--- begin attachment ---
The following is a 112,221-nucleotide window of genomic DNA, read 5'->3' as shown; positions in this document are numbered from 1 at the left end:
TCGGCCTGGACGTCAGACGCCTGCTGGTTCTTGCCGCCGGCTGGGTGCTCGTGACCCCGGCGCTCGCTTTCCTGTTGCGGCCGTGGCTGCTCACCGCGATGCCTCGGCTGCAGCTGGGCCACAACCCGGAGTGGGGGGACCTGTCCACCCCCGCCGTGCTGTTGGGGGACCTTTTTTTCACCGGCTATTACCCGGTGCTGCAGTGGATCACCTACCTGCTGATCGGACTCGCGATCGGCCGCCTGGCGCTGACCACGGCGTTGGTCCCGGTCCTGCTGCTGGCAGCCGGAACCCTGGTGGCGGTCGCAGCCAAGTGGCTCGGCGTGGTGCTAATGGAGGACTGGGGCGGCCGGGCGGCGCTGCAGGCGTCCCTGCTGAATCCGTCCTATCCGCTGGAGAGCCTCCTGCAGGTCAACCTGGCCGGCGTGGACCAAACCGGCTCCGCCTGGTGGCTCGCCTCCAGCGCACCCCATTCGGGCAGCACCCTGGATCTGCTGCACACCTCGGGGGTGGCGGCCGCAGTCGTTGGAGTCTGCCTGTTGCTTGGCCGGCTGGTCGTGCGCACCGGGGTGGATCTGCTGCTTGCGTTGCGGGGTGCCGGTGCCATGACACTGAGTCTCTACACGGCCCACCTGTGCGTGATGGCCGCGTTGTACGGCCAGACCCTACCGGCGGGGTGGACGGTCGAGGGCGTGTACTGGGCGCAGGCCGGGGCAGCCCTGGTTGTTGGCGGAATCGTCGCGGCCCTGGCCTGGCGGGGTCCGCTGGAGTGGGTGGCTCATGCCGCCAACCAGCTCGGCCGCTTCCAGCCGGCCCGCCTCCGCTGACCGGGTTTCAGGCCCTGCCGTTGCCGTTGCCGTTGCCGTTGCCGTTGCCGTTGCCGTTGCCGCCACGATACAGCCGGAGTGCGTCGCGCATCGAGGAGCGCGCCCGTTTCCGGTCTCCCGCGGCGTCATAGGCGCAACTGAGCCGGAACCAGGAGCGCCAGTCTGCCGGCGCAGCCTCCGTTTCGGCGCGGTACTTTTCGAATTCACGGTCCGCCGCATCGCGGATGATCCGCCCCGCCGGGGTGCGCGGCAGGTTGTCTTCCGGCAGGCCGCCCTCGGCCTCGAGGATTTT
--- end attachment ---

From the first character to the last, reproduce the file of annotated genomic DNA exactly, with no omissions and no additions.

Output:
The following is a 112,221-nucleotide window of genomic DNA, read 5'->3' as shown; positions in this document are numbered from 1 at the left end:
TCGGCCTGGACGTCAGACGCCTGCTGGTTCTTGCCGCCGGCTGGGTGCTCGTGACCCCGGCGCTCGCTTTCCTGTTGCGGCCGTGGCTGCTCACCGCGATGCCTCGGCTGCAGCTGGGCCACAACCCGGAGTGGGGGGACCTGTCCACCCCCGCCGTGCTGTTGGGGGACCTTTTTTTCACCGGCTATTACCCGGTGCTGCAGTGGATCACCTACCTGCTGATCGGACTCGCGATCGGCCGCCTGGCGCTGACCACGGCGTTGGTCCCGGTCCTGCTGCTGGCAGCCGGAACCCTGGTGGCGGTCGCAGCCAAGTGGCTCGGCGTGGTGCTAATGGAGGACTGGGGCGGCCGGGCGGCGCTGCAGGCGTCCCTGCTGAATCCGTCCTATCCGCTGGAGAGCCTCCTGCAGGTCAACCTGGCCGGCGTGGACCAAACCGGCTCCGCCTGGTGGCTCGCCTCCAGCGCACCCCATTCGGGCAGCACCCTGGATCTGCTGCACACCTCGGGGGTGGCGGCCGCAGTCGTTGGAGTCTGCCTGTTGCTTGGCCGGCTGGTCGTGCGCACCGGGGTGGATCTGCTGCTTGCGTTGCGGGGTGCCGGTGCCATGACACTGAGTCTCTACACGGCCCACCTGTGCGTGATGGCCGCGTTGTACGGCCAGACCCTACCGGCGGGGTGGACGGTCGAGGGCGTGTACTGGGCGCAGGCCGGGGCAGCCCTGGTTGTTGGCGGAATCGTCGCGGCCCTGGCCTGGCGGGGTCCGCTGGAGTGGGTGGCTCATGCCGCCAACCAGCTCGGCCGCTTCCAGCCGGCCCGCCTCCGCTGACCGGGTTTCAGGCCCTGCCGTTGCCGTTGCCGTTGCCGTTGCCGTTGCCGTTGCCGTTGCCGCCACGATACAGCCGGAGTGCGTCGCGCATCGAGGAGCGCGCCCGTTTCCGGTCTCCCGCGGCGTCATAGGCGCAACTGAGCCGGAACCAGGAGCGCCAGTCTGCCGGCGCAGCCTCCGTTTCGGCGCGGTACTTTTCGAATTCACGGTCCGCCGCATCGCGGATGATCCGCCCCGCCGGGGTGCGCGGCAGGTTGTCTTCCGGCAGGCCGCCCTCGGCCTCGAGGATTTT